Think dermatologists are just Botox® and beauty? What some of them are capable of may surprise you. We shine the light on the dermatologist mystery solvers, complicated disease managers, and life savers.
All names and some details that could allude to patients’ and doctors’ identities have been changed to protect their privacy. In the collection of these case studies, no patient names were disclosed. These articles are intended for informational purposes only, to share interesting real-life dermatology cases—they should not be relied on for diagnostic accuracy or applicability to your particular skin, which requires an in-person ocular consultation with a qualified physician. For appropriate care for your skin, please consult your dermatologist.
Case 1: Syphilis Mistaken For Psoriasis
By the time John, a teenager, was referred to Dr. Smith, he had been unsuccessfully treated for psoriasis by two other dermatologists. Dr. Smith was a specialist in the disease and thought something was amiss—the symptoms, history and response to therapy did not seem to fit a diagnosis of psoriasis. She asked John’s parents if they would allow her to speak with John alone for a few minutes. In private, Dr. Smith asked John questions that he may have been uncomfortable answering in front of his parents, including whether he ever had unprotected sex. After a biopsy, Dr. Smith confirmed that John had syphilis. Without therapy, the many risks included blindness, mental illness, paralysis and other debilitating symptoms (to John) and a spread of the disease (to others).
Case 2: Expanded, Non-Standard Testing
Dr. Smith had another “psoriasis” referral in Steve. Because his condition was so problematic, Dr. Smith interviewed him in great detail and decided to explore the possibility of other conditions. Based on several of his answers, Dr. Smith ordered some non-standard tests. These revealed that Steve’s presenting problem was just part of a more serious condition: he was HIV-positive. In addition to changing his therapy, he was quickly referred to a specialist—while Dr. Smith remains a consult for his skin concerns, he was able to get early intervention and more targeted management of the underlying condition.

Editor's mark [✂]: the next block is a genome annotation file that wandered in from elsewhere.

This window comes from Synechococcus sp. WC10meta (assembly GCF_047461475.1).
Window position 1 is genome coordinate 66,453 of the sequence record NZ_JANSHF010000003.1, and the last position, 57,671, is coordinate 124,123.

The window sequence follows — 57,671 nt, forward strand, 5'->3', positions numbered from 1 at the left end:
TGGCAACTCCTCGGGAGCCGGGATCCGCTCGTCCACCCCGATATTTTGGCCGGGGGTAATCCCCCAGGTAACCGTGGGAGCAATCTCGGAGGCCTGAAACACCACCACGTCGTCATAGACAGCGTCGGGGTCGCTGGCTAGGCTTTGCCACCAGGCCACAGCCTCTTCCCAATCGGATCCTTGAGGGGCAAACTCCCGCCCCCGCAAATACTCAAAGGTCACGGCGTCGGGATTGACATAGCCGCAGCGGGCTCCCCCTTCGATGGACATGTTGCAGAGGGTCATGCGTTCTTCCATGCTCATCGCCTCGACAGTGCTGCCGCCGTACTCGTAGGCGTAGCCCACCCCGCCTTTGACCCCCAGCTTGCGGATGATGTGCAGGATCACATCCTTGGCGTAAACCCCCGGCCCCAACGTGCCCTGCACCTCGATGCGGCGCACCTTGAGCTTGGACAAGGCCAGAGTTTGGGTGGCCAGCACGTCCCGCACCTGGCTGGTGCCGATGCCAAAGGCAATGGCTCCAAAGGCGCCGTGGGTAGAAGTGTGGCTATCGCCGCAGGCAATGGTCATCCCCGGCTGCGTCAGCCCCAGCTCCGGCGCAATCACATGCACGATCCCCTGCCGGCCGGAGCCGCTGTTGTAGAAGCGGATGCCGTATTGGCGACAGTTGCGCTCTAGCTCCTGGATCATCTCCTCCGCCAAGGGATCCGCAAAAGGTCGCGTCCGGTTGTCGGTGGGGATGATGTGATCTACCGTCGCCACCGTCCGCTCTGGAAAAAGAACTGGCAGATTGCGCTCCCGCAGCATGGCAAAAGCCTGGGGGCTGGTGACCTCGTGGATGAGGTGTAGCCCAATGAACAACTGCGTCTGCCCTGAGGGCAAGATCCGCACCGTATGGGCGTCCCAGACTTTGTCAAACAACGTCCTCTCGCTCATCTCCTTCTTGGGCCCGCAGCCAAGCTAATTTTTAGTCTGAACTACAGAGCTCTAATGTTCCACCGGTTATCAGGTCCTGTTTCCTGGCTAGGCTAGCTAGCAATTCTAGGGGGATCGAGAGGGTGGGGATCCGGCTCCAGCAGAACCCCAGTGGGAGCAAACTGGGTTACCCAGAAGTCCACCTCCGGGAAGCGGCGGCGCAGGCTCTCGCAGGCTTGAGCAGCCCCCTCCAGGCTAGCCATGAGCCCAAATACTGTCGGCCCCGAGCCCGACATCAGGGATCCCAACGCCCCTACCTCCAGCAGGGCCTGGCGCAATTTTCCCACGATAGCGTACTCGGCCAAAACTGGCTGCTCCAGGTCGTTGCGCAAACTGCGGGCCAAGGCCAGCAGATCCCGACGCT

Case 3: Unmasking “Vitiligo“
In a less life-threatening case, Jill, a laboratory employee, was diagnosed with vitiligo. In this disease, melanocytes (skin cells that produce pigment) die, leaving patches of unnaturally white skin.
Jill saw several dermatologists in different countries before finally seeking out Dr. Perez, a well-known expert in vitiligo. Noticing that the whiteness was isolated to the skin around Jill’s eyes, Dr. Perez expanded the scope of his questioning, eventually honing in on some aspects of Jill’s job.
Dr. Perez ordered a biopsy (which had not been done but should have) as well as some tests not usually ordered when vitiligo is suspected. The tests proved that Jill did not have vitiligo but in fact was highly allergic to rubber. During the interview, Dr. Perez learned that at her workplace, Jill used protective goggles lined with rubber, a common allergen. It was because Dr. Perez took the time to expand his inquiry that he began to suspect an allergic reaction.
Case 4: Plant Perpetrator
In Maria’s case, the diagnosis and therapy were correct. She had severe melasma and her physician gave her effective treatments. Still, nothing worked. Luckily Dr. Hunter, a detective-like dermatologist, kept exploring. Wanting to rule out a sensitivity to chemical (also called “organic”) sunscreens, he insisted on a photo-patch test. The test was negative for organic sunscreens, but showed that Maria, an avid gardener, was allergic to chemicals inherent to many household plants. The melasma cleared with the same therapy and with Maria enjoying her plants from a distance.
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